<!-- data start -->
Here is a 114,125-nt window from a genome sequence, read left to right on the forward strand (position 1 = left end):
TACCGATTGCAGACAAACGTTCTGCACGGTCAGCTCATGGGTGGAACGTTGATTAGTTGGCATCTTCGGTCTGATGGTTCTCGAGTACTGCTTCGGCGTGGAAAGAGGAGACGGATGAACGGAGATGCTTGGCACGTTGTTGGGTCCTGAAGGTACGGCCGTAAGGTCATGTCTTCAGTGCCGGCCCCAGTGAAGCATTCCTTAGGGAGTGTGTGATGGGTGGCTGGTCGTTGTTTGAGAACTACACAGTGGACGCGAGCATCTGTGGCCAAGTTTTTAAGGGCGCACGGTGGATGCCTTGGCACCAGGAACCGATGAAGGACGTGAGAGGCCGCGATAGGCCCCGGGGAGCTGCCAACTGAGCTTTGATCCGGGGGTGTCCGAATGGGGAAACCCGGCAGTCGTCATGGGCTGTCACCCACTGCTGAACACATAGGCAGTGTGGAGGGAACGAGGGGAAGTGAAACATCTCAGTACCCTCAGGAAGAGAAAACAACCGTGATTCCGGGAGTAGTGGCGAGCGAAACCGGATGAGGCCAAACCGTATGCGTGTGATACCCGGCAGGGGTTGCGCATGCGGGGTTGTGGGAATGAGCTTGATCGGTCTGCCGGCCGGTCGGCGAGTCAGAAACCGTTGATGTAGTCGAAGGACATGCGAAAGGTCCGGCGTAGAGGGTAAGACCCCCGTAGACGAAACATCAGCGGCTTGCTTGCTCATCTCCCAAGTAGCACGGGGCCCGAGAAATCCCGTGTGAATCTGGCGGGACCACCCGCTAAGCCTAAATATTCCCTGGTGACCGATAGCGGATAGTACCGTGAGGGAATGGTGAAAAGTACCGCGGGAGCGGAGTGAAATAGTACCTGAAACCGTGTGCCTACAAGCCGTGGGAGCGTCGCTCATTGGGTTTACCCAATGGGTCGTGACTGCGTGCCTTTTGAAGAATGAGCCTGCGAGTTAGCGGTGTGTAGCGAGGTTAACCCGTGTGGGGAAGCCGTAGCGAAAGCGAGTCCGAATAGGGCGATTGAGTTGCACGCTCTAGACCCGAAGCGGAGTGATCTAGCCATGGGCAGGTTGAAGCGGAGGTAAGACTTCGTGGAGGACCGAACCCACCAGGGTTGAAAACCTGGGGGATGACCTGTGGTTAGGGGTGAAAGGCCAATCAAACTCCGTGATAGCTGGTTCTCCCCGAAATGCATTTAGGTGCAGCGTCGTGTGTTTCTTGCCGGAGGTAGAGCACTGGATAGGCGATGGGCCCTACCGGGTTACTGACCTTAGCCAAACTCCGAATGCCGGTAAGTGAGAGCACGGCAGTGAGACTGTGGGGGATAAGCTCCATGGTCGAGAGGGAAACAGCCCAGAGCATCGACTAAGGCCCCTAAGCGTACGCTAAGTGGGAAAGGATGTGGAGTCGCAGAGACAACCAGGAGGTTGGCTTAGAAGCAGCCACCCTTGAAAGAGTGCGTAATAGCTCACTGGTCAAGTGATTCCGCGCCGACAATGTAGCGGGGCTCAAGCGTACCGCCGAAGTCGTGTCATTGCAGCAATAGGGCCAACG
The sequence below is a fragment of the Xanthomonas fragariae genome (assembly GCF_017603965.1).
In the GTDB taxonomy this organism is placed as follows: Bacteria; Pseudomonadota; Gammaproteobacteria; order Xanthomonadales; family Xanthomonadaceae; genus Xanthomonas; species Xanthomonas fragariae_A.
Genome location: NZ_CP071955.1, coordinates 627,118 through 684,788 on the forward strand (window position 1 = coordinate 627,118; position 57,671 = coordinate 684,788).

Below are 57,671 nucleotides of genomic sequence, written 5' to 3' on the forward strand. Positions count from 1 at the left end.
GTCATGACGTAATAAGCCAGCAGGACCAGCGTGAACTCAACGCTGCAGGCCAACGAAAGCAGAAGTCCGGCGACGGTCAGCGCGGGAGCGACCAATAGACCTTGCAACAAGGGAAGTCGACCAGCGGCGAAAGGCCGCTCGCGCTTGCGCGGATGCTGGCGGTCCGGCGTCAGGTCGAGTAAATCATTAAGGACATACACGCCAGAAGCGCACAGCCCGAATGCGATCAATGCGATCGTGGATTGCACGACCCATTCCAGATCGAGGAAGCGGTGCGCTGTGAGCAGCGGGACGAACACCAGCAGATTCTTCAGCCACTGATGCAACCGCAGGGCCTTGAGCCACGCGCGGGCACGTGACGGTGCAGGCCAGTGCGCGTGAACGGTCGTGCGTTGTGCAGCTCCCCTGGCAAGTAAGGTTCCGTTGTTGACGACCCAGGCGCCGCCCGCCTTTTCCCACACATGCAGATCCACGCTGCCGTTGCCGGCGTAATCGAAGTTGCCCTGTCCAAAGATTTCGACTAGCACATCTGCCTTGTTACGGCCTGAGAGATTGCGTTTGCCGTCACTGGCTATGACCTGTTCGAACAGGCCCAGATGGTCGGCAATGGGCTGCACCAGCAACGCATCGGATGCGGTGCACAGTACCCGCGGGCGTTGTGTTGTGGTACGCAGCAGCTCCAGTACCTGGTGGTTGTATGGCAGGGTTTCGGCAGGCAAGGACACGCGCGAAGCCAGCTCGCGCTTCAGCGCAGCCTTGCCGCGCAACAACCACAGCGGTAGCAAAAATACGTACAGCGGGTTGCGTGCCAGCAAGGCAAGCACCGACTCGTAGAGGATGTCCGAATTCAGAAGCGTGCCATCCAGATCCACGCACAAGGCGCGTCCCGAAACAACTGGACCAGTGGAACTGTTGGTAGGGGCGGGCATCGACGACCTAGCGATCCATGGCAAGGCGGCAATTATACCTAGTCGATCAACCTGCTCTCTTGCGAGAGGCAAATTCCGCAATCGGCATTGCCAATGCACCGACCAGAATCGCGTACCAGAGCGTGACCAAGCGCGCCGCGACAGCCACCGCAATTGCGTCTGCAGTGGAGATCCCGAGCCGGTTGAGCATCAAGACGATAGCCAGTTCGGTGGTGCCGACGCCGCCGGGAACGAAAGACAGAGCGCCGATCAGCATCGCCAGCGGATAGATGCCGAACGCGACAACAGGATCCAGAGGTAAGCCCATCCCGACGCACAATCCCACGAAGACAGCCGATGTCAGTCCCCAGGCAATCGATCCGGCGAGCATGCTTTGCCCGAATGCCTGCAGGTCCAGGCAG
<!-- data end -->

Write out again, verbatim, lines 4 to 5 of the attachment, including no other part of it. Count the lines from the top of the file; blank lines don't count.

In the GTDB taxonomy this organism is placed as follows: Bacteria; Pseudomonadota; Gammaproteobacteria; order Xanthomonadales; family Xanthomonadaceae; genus Xanthomonas; species Xanthomonas fragariae_A.
Genome location: NZ_CP071955.1, coordinates 627,118 through 684,788 on the forward strand (window position 1 = coordinate 627,118; position 57,671 = coordinate 684,788).